The succession of shocks over the last few years has heralded a new era of heightened geopolitical and economic risk. This is prompting manufacturers to build resilience and flexibility into business models and rethink global supply chains and relationships. At the same time, pressure is mounting to incorporate ESG principles into operational decision making. AI, data science, digital twins and sensing, monitoring and vision technology will all be essential to developing automation and control solutions that can help the manufacturing industry adapt to this new reality. In this context, I would like to share the top six trends that will impact and shape industrial automation in 2024 and beyond.
Trend #1 supporting local-for-local production
Trend #2 CX to the fore
Trend #3 connecting OT and IT to cost-optimise flexible manufacturing
The shift towards flexible manufacturing, which has been underway for some years, is gaining momentum and evolving as a concept for enabling manufacturers to pivot quickly if the need arises. HMLV manufacturing has reached new levels of personalisation - particularly in the pharmaceutical industry - and flexible workflows that can switch seamlessly between different products are characteristic of localised production. However, the main challenge with flexible manufacturing is making it financially viable. OMRON believes that connecting the OT world with the IT world is the key to optimising the cost of engineering and predicts that in 2024 and beyond, digital twinning will be widely adopted for this purpose. With digital twin technology, companies can re-engineer production and test changes in a virtual environment. Not only does this reduce development time, it also de-risks and cost-optimises projects.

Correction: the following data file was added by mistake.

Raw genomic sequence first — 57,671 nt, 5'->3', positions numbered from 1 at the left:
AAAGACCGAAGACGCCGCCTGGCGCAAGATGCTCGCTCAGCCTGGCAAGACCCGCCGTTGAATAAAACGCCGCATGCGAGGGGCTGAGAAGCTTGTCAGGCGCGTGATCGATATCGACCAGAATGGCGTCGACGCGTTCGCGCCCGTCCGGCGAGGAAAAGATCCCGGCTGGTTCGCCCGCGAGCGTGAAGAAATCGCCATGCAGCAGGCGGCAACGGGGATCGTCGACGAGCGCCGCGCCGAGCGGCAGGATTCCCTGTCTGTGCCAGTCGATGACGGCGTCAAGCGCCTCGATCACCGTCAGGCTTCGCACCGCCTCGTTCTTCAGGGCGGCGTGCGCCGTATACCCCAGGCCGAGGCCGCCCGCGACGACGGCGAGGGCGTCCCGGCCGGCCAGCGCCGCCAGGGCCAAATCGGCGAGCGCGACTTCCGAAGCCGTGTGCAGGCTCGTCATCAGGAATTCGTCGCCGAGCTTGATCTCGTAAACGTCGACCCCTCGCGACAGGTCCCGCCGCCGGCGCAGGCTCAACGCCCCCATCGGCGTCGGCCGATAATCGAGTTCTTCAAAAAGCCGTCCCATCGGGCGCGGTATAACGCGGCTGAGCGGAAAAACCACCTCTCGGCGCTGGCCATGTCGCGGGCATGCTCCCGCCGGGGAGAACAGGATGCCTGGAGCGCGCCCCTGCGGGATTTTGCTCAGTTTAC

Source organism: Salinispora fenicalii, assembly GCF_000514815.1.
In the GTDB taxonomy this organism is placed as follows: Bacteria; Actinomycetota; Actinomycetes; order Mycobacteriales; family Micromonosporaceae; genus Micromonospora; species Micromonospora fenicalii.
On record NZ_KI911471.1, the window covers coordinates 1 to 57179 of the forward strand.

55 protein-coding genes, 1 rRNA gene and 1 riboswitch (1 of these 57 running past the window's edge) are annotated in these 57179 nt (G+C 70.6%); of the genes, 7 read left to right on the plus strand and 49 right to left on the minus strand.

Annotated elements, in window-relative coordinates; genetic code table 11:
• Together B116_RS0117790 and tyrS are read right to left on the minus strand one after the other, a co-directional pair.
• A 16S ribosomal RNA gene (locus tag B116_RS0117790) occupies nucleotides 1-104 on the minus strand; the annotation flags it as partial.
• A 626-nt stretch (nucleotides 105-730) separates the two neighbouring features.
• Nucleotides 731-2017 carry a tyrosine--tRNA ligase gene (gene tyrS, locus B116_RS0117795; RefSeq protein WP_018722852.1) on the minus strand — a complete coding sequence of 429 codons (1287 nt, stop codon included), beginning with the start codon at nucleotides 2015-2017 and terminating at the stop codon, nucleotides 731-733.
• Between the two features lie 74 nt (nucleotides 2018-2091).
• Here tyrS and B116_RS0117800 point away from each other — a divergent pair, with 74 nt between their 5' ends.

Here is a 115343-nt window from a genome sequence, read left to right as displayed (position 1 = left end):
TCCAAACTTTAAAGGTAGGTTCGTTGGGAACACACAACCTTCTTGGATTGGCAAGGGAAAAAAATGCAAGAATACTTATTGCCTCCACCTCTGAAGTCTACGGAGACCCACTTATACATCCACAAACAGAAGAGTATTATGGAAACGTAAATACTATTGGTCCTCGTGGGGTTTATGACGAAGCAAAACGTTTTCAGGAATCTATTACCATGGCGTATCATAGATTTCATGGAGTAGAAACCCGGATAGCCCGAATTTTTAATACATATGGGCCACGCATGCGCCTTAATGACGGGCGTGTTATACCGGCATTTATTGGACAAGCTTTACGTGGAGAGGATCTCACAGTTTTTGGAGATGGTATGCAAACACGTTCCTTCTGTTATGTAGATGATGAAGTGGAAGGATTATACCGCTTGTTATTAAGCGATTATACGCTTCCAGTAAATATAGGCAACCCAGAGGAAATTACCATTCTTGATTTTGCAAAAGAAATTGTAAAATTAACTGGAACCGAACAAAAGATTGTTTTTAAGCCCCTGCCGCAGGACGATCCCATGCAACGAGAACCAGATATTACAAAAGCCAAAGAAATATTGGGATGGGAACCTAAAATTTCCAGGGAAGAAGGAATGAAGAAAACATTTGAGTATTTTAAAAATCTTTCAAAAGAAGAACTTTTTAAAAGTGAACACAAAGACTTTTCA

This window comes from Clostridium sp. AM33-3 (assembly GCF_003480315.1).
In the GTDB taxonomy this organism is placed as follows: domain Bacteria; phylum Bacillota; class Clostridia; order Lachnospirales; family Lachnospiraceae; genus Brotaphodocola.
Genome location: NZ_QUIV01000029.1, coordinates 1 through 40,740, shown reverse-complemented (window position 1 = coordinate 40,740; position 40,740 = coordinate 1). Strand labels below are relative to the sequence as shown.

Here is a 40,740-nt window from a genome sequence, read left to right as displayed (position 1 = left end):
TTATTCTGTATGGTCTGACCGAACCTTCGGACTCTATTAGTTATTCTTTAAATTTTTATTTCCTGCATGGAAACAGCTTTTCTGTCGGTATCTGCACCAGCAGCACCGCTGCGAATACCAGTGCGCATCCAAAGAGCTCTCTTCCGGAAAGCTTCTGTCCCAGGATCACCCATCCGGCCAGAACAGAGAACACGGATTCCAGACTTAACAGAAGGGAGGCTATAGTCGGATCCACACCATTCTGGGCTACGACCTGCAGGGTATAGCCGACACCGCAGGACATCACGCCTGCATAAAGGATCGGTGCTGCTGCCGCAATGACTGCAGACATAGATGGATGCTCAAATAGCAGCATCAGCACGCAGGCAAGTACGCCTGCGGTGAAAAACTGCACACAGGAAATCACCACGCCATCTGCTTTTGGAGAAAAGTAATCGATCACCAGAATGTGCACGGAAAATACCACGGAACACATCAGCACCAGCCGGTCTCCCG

Trend #4 data analytics to inform sustainability-led decisions
As well as utilising virtual reality to optimise costs, manufacturers will increasingly rely on real world machine monitoring to make flexible, localised manufacturing operations more streamlined - and more sustainable. Manufacturers in all sectors are looking to reduce raw material and energy consumption and are looking to their automation providers for answers. In a factory setting, data acquisition and analysis in conjunction with high performance control systems can drive improvements in this area. To this end, OMRON has developed i-BELT, a service that uses the principles of the Internet of Things (IoT) and data analysis to improve the efficiency of automated systems.
Trend #5 sharpened safety focus drives automated inspection
Another challenge that accompanies flexible manufacturing is maintaining safety and quality standards. That is because, the more variables there are in the production mix, the greater the potential for errors and problems. In a world where brands are increasingly subject to public scrutiny and reputations can be destroyed in an instant, companies are taking safety more seriously than ever. This is driving the development of automated AI-powered inspection systems that ensure the safety, integrity and quality of each individual product - even in batch size one operations.
Trend #6 AI at the edge and beyond
In everyday life, the omnipotence of AI might be perceived as a threat, but in the domain of industrial automation, it represents a huge - and still largely untapped - opportunity to continuously improve system performance.
OMRON is applying AI ‘at the edge’, in robotics, controllers and vision systems. We are using it to identify very small defects in mirrored surfaces and to detect jams inside packaging machines. Our remit for AI is the production environment and we will continue to explore and advance its use in this.
In the next few years, the transition to a new paradigm of fully flexible manufacturing will dominate and guide the direction of automation developments. This will allow companies to deal with future supply chain challenges while meeting customer demands. In parallel we will see a move to more autonomous manufacturing, which prioritises quality, safety and sustainability.
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Fernando ColásCEO of OMRON's Industrial Automation Business Unit (IAB) Europe